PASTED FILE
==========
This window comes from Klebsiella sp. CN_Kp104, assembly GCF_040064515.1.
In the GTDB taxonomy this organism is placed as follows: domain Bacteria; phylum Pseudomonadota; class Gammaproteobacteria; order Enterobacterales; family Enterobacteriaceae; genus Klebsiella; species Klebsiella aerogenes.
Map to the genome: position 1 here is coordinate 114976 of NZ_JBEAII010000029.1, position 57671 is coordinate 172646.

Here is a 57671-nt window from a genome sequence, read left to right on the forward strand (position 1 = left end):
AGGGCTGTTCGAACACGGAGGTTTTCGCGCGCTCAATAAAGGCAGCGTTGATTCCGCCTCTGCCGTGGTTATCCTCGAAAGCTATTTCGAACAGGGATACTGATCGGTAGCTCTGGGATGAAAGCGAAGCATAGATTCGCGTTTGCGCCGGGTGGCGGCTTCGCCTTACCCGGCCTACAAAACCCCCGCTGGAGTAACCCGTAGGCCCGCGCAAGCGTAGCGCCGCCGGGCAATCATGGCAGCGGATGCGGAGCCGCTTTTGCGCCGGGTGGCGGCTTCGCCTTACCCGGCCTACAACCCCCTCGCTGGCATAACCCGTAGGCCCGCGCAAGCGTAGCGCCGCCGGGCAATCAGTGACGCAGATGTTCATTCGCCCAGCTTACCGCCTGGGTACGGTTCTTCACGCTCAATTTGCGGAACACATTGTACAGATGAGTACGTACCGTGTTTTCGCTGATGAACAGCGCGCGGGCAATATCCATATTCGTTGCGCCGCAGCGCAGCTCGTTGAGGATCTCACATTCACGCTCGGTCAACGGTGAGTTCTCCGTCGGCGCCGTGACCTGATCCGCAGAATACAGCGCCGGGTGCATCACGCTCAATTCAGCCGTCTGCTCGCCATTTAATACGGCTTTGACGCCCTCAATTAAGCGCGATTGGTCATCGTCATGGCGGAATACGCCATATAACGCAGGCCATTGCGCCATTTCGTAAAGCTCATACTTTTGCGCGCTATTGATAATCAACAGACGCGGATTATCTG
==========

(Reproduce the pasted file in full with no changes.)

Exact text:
This window comes from Klebsiella sp. CN_Kp104, assembly GCF_040064515.1.
In the GTDB taxonomy this organism is placed as follows: domain Bacteria; phylum Pseudomonadota; class Gammaproteobacteria; order Enterobacterales; family Enterobacteriaceae; genus Klebsiella; species Klebsiella aerogenes.
Map to the genome: position 1 here is coordinate 114976 of NZ_JBEAII010000029.1, position 57671 is coordinate 172646.

Here is a 57671-nt window from a genome sequence, read left to right on the forward strand (position 1 = left end):
AGGGCTGTTCGAACACGGAGGTTTTCGCGCGCTCAATAAAGGCAGCGTTGATTCCGCCTCTGCCGTGGTTATCCTCGAAAGCTATTTCGAACAGGGATACTGATCGGTAGCTCTGGGATGAAAGCGAAGCATAGATTCGCGTTTGCGCCGGGTGGCGGCTTCGCCTTACCCGGCCTACAAAACCCCCGCTGGAGTAACCCGTAGGCCCGCGCAAGCGTAGCGCCGCCGGGCAATCATGGCAGCGGATGCGGAGCCGCTTTTGCGCCGGGTGGCGGCTTCGCCTTACCCGGCCTACAACCCCCTCGCTGGCATAACCCGTAGGCCCGCGCAAGCGTAGCGCCGCCGGGCAATCAGTGACGCAGATGTTCATTCGCCCAGCTTACCGCCTGGGTACGGTTCTTCACGCTCAATTTGCGGAACACATTGTACAGATGAGTACGTACCGTGTTTTCGCTGATGAACAGCGCGCGGGCAATATCCATATTCGTTGCGCCGCAGCGCAGCTCGTTGAGGATCTCACATTCACGCTCGGTCAACGGTGAGTTCTCCGTCGGCGCCGTGACCTGATCCGCAGAATACAGCGCCGGGTGCATCACGCTCAATTCAGCCGTCTGCTCGCCATTTAATACGGCTTTGACGCCCTCAATTAAGCGCGATTGGTCATCGTCATGGCGGAATACGCCATATAACGCAGGCCATTGCGCCATTTCGTAAAGCTCATACTTTTGCGCGCTATTGATAATCAACAGACGCGGATTATCTG